OBIT GINNEVER

Charles Ginnever in his SoHo loft in Manhattan, Oct. 21, 1986. Ginnever, whose striking metal sculptures can be seen on museum grounds, in parks, outside public buildings and dotting college campuses all over the United States, died on June 16, 2019, at his farm in Putney, Vt. He was 87.

Charles Ginnever, whose striking metal sculptures can be seen on museum grounds, in parks, outside public buildings and dotting college campuses all over the United States, died on June 16 at his farm in Putney, Vt. He was 87.

Mr. Ginnever, working largely in steel, made massive geometric forms that often seemed to defy gravity — giant squares or slabs appearing to float in the air or balance precariously on a point.

His works were deliberately made to be walked around; viewing them from multiple angles gave dramatically different experiences. He was among a group of sculptors who expanded the view of sculpture from something that sits on a pedestal to something that inhabits and interacts with space on a grand scale.

His works have intrigued countless people, whether visitors contemplating them at the Storm King Art Center in Mountainville, N.Y., or bicyclists zipping by them in Riverside Park in Manhattan.

Charles Albert Ginnever was born on Aug. 28, 1931, in San Mateo, Calif.  After service in the National Guard, he studied in France and Italy for several years. He returned to the United States in 1955, earning a bachelor’s degree at the California Institute of Fine Arts in 1957.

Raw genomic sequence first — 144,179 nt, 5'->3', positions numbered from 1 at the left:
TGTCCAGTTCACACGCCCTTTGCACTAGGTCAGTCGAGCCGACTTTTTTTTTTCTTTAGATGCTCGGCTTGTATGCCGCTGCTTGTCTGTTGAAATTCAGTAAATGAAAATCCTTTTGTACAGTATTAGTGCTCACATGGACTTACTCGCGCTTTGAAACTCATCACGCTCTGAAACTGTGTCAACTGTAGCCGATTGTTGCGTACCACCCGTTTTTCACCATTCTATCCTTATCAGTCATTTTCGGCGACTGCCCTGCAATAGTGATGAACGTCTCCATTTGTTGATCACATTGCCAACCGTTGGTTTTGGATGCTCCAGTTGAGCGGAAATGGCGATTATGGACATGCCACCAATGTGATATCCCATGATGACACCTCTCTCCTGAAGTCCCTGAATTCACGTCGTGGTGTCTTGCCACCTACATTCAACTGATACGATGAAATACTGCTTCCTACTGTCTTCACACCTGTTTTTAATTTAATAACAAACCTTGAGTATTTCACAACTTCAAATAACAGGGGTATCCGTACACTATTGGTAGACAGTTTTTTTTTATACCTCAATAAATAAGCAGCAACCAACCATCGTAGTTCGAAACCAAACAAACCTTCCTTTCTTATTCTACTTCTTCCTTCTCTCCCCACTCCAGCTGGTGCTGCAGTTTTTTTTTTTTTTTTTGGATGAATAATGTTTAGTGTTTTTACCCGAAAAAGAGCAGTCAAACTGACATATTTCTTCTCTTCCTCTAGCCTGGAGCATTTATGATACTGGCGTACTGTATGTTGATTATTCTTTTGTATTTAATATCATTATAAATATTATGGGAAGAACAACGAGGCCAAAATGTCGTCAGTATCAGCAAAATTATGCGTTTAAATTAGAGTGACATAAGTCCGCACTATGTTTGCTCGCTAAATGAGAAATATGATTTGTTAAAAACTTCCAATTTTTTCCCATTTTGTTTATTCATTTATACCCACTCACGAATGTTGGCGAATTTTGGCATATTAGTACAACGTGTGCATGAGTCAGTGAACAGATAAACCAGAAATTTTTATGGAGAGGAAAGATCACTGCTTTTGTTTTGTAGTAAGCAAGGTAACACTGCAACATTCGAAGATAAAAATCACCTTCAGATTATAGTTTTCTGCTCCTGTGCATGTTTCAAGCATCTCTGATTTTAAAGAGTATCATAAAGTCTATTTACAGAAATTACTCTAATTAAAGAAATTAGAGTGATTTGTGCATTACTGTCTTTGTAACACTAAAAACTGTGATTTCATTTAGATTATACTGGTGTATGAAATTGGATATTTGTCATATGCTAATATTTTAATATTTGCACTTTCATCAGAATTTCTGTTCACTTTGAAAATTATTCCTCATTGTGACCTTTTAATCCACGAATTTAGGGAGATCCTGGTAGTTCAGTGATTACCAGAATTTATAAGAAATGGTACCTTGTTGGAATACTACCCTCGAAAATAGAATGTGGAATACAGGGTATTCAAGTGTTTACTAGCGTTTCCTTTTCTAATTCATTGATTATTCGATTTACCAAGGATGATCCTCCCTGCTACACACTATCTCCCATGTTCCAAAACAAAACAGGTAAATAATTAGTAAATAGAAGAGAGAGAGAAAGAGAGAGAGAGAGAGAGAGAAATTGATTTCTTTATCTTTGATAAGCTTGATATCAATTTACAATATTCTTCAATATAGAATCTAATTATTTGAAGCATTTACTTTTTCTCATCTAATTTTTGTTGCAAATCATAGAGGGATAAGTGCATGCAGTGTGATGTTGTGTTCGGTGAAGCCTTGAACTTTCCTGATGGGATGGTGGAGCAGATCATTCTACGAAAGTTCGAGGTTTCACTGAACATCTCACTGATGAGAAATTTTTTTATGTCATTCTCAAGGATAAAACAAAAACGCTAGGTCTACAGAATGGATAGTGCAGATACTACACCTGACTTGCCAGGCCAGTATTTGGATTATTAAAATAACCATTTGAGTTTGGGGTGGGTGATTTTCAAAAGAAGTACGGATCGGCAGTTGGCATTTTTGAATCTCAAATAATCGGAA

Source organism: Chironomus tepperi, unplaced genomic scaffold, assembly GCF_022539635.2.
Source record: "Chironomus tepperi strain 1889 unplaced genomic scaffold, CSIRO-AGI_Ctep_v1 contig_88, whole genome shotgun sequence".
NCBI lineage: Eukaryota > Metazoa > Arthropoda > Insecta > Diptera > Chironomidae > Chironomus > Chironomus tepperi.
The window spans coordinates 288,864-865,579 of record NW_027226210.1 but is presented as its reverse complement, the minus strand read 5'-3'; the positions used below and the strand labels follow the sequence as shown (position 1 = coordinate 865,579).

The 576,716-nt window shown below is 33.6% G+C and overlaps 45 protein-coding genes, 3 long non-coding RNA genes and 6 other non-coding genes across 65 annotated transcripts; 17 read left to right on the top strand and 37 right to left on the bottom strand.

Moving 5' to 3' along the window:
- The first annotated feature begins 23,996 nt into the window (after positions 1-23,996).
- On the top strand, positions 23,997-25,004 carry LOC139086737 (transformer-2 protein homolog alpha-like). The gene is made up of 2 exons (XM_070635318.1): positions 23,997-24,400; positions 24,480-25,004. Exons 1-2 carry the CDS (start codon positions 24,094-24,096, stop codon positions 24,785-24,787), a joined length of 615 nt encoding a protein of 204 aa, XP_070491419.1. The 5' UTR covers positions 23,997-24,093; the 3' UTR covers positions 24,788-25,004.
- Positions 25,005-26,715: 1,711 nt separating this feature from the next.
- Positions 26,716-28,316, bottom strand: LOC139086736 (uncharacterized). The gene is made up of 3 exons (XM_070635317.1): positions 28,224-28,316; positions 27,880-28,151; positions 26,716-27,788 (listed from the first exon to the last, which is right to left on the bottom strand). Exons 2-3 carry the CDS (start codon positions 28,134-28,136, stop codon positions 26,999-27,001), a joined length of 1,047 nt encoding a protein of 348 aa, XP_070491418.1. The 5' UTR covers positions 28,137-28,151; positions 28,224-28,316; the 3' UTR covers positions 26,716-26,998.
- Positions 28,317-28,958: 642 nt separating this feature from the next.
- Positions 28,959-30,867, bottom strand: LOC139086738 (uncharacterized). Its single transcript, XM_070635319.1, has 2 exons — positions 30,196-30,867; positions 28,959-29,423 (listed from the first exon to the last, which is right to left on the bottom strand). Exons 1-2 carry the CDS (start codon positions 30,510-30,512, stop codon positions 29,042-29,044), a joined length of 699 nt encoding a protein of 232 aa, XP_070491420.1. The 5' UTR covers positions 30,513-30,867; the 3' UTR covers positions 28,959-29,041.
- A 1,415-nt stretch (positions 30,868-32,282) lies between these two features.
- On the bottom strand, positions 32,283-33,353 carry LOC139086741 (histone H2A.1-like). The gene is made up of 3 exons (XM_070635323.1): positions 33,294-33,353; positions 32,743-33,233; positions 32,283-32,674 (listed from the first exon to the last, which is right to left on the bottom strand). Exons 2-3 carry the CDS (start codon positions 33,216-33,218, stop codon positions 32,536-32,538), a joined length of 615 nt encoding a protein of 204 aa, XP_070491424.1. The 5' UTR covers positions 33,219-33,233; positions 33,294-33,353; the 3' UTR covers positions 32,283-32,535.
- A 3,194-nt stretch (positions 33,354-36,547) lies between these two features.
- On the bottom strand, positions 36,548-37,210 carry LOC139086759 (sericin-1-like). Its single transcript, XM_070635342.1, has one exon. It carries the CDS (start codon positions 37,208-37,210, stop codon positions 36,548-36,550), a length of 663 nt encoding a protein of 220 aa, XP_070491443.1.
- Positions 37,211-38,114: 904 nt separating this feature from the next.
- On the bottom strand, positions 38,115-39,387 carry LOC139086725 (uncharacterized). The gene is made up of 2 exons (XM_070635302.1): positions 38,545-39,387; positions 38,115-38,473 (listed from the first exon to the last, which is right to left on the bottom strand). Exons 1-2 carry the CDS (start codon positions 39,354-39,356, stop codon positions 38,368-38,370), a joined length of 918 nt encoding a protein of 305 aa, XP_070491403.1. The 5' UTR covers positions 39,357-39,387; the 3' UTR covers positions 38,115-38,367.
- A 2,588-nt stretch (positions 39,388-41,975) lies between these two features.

Accepting a teaching position at Cornell University in Ithaca, N.Y., he drove across the country to get there. At Cornell, Mr. Ginnever taught art and earmed a master’s degree in 1959.

Mr. Ginnever began making sculpture in the late 1950s, at first working with found materials like railroad ties.

Two of his sculptures were included in “Sculpture in Environment,” an ambitious deployment of works in 1967 by more than two dozen artists in public spaces throughout New York City. (His were in Carl Schurz Park, along the East River.) It was one of the city’s first public-art efforts.

Almost 50 years later, in 2014, his “High Rise” and “Medusa” were exhibited in Riverside Park. “Medusa,” a 1986 work, was inspired by a 1974 visit to Stonehenge in England, where he observed late-afternoon shadows forming parallelograms. He photographed them and used them as the basis for a series of pieces.

Mr. Ginnever’s marriages to Mikell Jaquysh, Ronnie Weiss and Susan Prather ended in divorce. He is survived by a daughter from his marriage to Ms. Weiss, Jodi Ginnever; a daughter from his marriage to Ms. Prather, Chloe Ginnever; a grandson; and a step-granddaughter.

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